September 2009 – State & Province News
by Therese Dunphy, Editor-in-Chief
A U.S. District judge dismissed Rogers Group’s lawsuit against Limestone County Commission members, but at Aggregates Manager’s press time had not decided whether the quarry violates four state laws aimed at preventing its operation near Tanner. The News Courier reports that U.S. District Judge Inge Johnson dismissed Rogers Group’s claims against individual commission members, the commission, and landowners, but will hear evidence before deciding the constitutionality of local laws and whether they apply to the quarry. In a separate case, U.S. District Judge Sharon Blackburn dismissed a request by attorneys for the Limestone County Commission and landowners to return the case to the Limestone County Circuit Court. That case is now closed.
Months after a Phoenix Municipal Court judge ruled that Fisher Sand & Gravel Co. did not obtain a city permit to build a 3-year-old asphalt plant on its site, some south Phoenix residents are pressuring the city to shut down the plant. According to The Arizona Republic, city officials say they don’t have the legal authority to shut the plant down. In the meantime, the company is appealing the court ruling. Company officials outlined a proposal to allow the asphalt plant to operate for eight years. In return for the city’s approval, the company would shut down the plant and its nearby gravel operation and build a commerce park on the 50-acre site. The proposal is making its way through the zoning process. Public hearings could be starting at any time.
After three years of development, the Draft Environmental Impact Report (DEIR) for Granite Construction’s proposed Liberty Quarry has been finalized, the company reports. The DEIR, which is more than 7,000 pages, notes that the quarry provides multiple benefits to the region, reduces traffic on congested freeways, and improves the county’s air quality. “This report confirms what we’ve been saying since the beginning,” said Gary Johnson, aggregate resource development manager for Granite Construction. “This is an ideal location because it’s removed from population centers, has easy access to the freeway, and is not visible from the surrounding community.” The DEIR concluded that the best option is a reduced footprint that would reduce the operation’s size by 20 acres and prohibit access to approximately 13 percent of the reserves.
A Superior Court judge ordered the state Department of Transportation (DOT) to pay nearly $20 million more than it did for a 107-acre Brookfield quarry it took by eminent domain in 2004. According to NewsTimesLive.com, the DOT paid property owner Rock Acquisition LP $4.1 million when it took the land. Judge Barbara Sheedy ordered the agency to pay $22.9 million plus interest on the money from the time of the first payment. In her decision, Sheedy said that because the land’s most favorable use would have been as a quarry, the central issue to the case was the valuation of the reserves. “We worked hard and long for the right result, for a fair result,” said Robert Parker, president and CEO of Rock Acquisition. “All we wanted was fairness.”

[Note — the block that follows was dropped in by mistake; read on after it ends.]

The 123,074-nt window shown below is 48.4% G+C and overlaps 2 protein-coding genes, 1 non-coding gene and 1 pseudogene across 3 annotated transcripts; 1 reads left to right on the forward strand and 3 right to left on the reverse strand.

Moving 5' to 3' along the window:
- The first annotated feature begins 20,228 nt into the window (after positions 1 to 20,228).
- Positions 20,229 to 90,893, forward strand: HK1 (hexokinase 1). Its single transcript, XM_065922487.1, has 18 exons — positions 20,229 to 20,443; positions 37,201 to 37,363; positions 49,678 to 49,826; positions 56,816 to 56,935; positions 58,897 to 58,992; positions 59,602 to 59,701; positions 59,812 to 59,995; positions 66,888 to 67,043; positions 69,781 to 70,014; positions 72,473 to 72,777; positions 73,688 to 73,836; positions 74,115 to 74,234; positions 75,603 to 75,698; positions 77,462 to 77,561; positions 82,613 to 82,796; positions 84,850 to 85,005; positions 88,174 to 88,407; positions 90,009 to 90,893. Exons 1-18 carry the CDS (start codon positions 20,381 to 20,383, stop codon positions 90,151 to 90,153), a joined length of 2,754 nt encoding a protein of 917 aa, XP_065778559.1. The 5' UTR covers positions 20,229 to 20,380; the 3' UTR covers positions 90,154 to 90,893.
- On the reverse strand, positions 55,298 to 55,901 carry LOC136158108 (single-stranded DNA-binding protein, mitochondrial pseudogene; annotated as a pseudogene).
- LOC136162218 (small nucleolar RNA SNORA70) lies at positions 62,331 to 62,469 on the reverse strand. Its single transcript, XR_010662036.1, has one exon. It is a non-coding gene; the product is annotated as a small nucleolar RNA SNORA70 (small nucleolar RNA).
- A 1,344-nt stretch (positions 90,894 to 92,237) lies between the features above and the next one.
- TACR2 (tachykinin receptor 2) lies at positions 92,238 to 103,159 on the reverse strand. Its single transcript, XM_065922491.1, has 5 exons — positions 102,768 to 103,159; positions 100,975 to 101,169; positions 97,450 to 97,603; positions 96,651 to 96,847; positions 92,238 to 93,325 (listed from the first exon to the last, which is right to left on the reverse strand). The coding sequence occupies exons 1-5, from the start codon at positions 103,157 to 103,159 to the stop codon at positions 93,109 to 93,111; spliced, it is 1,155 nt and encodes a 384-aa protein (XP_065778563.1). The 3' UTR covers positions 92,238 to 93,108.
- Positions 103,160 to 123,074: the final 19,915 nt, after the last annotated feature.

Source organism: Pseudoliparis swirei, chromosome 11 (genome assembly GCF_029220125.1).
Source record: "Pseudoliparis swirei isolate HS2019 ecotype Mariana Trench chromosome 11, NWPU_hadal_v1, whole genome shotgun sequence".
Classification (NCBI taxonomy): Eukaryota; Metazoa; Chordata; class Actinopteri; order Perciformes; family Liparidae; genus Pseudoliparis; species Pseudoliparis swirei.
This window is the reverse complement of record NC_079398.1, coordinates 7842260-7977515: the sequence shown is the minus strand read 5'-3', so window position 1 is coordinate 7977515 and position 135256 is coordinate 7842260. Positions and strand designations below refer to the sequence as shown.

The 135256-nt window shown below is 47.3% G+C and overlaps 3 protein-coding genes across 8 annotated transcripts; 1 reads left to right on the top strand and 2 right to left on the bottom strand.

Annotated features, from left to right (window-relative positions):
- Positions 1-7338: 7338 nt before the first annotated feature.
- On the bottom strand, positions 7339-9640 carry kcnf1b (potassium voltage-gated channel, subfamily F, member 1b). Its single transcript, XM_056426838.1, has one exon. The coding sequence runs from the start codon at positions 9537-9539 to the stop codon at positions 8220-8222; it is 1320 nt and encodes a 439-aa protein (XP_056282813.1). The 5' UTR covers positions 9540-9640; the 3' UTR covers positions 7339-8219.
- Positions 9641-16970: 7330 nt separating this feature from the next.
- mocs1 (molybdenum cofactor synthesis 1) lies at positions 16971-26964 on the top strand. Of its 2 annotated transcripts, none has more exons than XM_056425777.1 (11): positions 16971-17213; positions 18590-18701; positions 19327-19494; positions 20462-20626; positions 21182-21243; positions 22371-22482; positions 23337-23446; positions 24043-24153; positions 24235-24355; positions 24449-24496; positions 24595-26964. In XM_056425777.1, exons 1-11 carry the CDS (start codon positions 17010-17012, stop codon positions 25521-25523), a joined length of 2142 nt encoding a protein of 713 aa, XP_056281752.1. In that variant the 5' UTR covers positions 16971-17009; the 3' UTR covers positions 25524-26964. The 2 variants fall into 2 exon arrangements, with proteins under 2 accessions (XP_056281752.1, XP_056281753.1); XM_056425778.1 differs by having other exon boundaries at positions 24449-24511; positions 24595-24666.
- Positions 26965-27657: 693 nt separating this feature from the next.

Aggregate Industries, Northeast Region Inc., will pay a $2.75 million civil penalty and implement a regional evaluation and compliance program to resolve violations of the Clean Water Act, the Justice Department and U.S. Environmental Protection Agency announced. The penalty is the largest ever assessed to a nationwide ready-mix company for stormwater violations under the Clean Water Act and is the latest in a series of federal enforcement actions to address stormwater violations from industrial facilities and construction sites around the nation. Under terms of the consent decree, the company will implement pollution control measures, such as closed-loop water recycling systems, to eliminate discharges into surface waters.
An order signed by Judge Jerry Brown of the U.S. Bankruptcy Court for the Eastern District of Louisiana converts the case of Madisonville, La.-based Phoenix Associates Land Syndicate from Chapter 11 to Chapter 7 liquidation. According to the Daily Deal, one of the sand and gravel company’s creditors — International Tuft Applicators Inc. — is seeking relief from stay so it can continue with litigation in the U.S. District Court for the Eastern District of Louisiana. The company is owed $880,000. U.S. District Court Judge David Knowles remarked that the bankruptcy was filed in bad faith, since it occurred one day before the trial was set to begin. A hearing to consider the relief was scheduled, but it is not clear if the Chapter 7 conversion will affect the request. Phoenix listed assets of $6,300 and liabilities of $20.1 million in its petition.
GE Goding & Sons Inc., one of largest suppliers of sand, gravel, and concrete in the Lincoln Lakes region, abruptly shut its doors after its normal winter layoff. The Bangor Daily News reports that Sargent Corp. is negotiating to buy at least some of the assets of the 62-year-old business. Sargent has several gravel pits in the state and is said to be particularly interested in Goding’s gravel pit operations in Lincoln and some of its concrete plants.